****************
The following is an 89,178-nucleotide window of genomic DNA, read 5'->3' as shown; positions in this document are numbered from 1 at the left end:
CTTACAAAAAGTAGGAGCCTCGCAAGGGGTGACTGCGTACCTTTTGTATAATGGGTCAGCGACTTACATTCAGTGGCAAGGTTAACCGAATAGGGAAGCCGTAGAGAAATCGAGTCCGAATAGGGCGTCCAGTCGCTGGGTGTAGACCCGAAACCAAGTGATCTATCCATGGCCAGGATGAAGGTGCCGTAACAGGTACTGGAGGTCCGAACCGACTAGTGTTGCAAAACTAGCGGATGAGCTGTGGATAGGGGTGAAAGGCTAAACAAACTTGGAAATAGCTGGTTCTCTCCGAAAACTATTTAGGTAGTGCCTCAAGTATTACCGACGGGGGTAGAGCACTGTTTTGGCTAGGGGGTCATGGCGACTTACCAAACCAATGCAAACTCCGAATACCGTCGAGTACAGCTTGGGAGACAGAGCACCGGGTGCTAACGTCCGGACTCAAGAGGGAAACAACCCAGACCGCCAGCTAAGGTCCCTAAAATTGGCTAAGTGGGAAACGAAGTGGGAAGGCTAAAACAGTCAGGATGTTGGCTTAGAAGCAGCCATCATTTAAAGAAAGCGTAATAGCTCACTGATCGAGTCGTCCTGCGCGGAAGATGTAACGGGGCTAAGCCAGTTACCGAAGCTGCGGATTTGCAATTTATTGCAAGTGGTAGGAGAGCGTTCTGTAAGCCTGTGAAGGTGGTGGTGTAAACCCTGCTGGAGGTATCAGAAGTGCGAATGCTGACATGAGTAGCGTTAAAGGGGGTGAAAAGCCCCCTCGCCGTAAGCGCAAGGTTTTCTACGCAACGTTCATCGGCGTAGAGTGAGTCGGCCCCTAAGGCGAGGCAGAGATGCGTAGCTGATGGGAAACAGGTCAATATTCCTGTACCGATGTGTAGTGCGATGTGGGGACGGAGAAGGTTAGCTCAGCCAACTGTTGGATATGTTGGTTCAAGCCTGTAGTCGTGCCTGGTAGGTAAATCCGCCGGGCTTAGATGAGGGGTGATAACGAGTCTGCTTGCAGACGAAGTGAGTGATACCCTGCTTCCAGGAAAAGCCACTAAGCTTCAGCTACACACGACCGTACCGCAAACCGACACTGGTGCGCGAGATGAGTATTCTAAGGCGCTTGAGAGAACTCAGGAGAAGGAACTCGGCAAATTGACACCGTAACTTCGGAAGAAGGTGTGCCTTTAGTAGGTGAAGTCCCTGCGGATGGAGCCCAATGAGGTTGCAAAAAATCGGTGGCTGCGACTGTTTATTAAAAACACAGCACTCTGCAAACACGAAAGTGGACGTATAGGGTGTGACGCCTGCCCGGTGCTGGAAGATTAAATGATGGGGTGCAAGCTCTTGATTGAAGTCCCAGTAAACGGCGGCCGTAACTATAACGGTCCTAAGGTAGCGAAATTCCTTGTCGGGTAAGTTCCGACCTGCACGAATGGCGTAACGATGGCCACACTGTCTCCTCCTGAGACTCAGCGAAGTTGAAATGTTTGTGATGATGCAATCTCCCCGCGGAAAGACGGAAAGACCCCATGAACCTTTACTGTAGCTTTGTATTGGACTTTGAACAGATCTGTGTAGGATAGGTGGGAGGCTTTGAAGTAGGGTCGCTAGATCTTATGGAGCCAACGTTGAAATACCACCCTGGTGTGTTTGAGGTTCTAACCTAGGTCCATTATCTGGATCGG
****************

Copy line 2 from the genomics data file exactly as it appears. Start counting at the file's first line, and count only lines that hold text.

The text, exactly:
CTTACAAAAAGTAGGAGCCTCGCAAGGGGTGACTGCGTACCTTTTGTATAATGGGTCAGCGACTTACATTCAGTGGCAAGGTTAACCGAATAGGGAAGCCGTAGAGAAATCGAGTCCGAATAGGGCGTCCAGTCGCTGGGTGTAGACCCGAAACCAAGTGATCTATCCATGGCCAGGATGAAGGTGCCGTAACAGGTACTGGAGGTCCGAACCGACTAGTGTTGCAAAACTAGCGGATGAGCTGTGGATAGGGGTGAAAGGCTAAACAAACTTGGAAATAGCTGGTTCTCTCCGAAAACTATTTAGGTAGTGCCTCAAGTATTACCGACGGGGGTAGAGCACTGTTTTGGCTAGGGGGTCATGGCGACTTACCAAACCAATGCAAACTCCGAATACCGTCGAGTACAGCTTGGGAGACAGAGCACCGGGTGCTAACGTCCGGACTCAAGAGGGAAACAACCCAGACCGCCAGCTAAGGTCCCTAAAATTGGCTAAGTGGGAAACGAAGTGGGAAGGCTAAAACAGTCAGGATGTTGGCTTAGAAGCAGCCATCATTTAAAGAAAGCGTAATAGCTCACTGATCGAGTCGTCCTGCGCGGAAGATGTAACGGGGCTAAGCCAGTTACCGAAGCTGCGGATTTGCAATTTATTGCAAGTGGTAGGAGAGCGTTCTGTAAGCCTGTGAAGGTGGTGGTGTAAACCCTGCTGGAGGTATCAGAAGTGCGAATGCTGACATGAGTAGCGTTAAAGGGGGTGAAAAGCCCCCTCGCCGTAAGCGCAAGGTTTTCTACGCAACGTTCATCGGCGTAGAGTGAGTCGGCCCCTAAGGCGAGGCAGAGATGCGTAGCTGATGGGAAACAGGTCAATATTCCTGTACCGATGTGTAGTGCGATGTGGGGACGGAGAAGGTTAGCTCAGCCAACTGTTGGATATGTTGGTTCAAGCCTGTAGTCGTGCCTGGTAGGTAAATCCGCCGGGCTTAGATGAGGGGTGATAACGAGTCTGCTTGCAGACGAAGTGAGTGATACCCTGCTTCCAGGAAAAGCCACTAAGCTTCAGCTACACACGACCGTACCGCAAACCGACACTGGTGCGCGAGATGAGTATTCTAAGGCGCTTGAGAGAACTCAGGAGAAGGAACTCGGCAAATTGACACCGTAACTTCGGAAGAAGGTGTGCCTTTAGTAGGTGAAGTCCCTGCGGATGGAGCCCAATGAGGTTGCAAAAAATCGGTGGCTGCGACTGTTTATTAAAAACACAGCACTCTGCAAACACGAAAGTGGACGTATAGGGTGTGACGCCTGCCCGGTGCTGGAAGATTAAATGATGGGGTGCAAGCTCTTGATTGAAGTCCCAGTAAACGGCGGCCGTAACTATAACGGTCCTAAGGTAGCGAAATTCCTTGTCGGGTAAGTTCCGACCTGCACGAATGGCGTAACGATGGCCACACTGTCTCCTCCTGAGACTCAGCGAAGTTGAAATGTTTGTGATGATGCAATCTCCCCGCGGAAAGACGGAAAGACCCCATGAACCTTTACTGTAGCTTTGTATTGGACTTTGAACAGATCTGTGTAGGATAGGTGGGAGGCTTTGAAGTAGGGTCGCTAGATCTTATGGAGCCAACGTTGAAATACCACCCTGGTGTGTTTGAGGTTCTAACCTAGGTCCATTATCTGGATCGG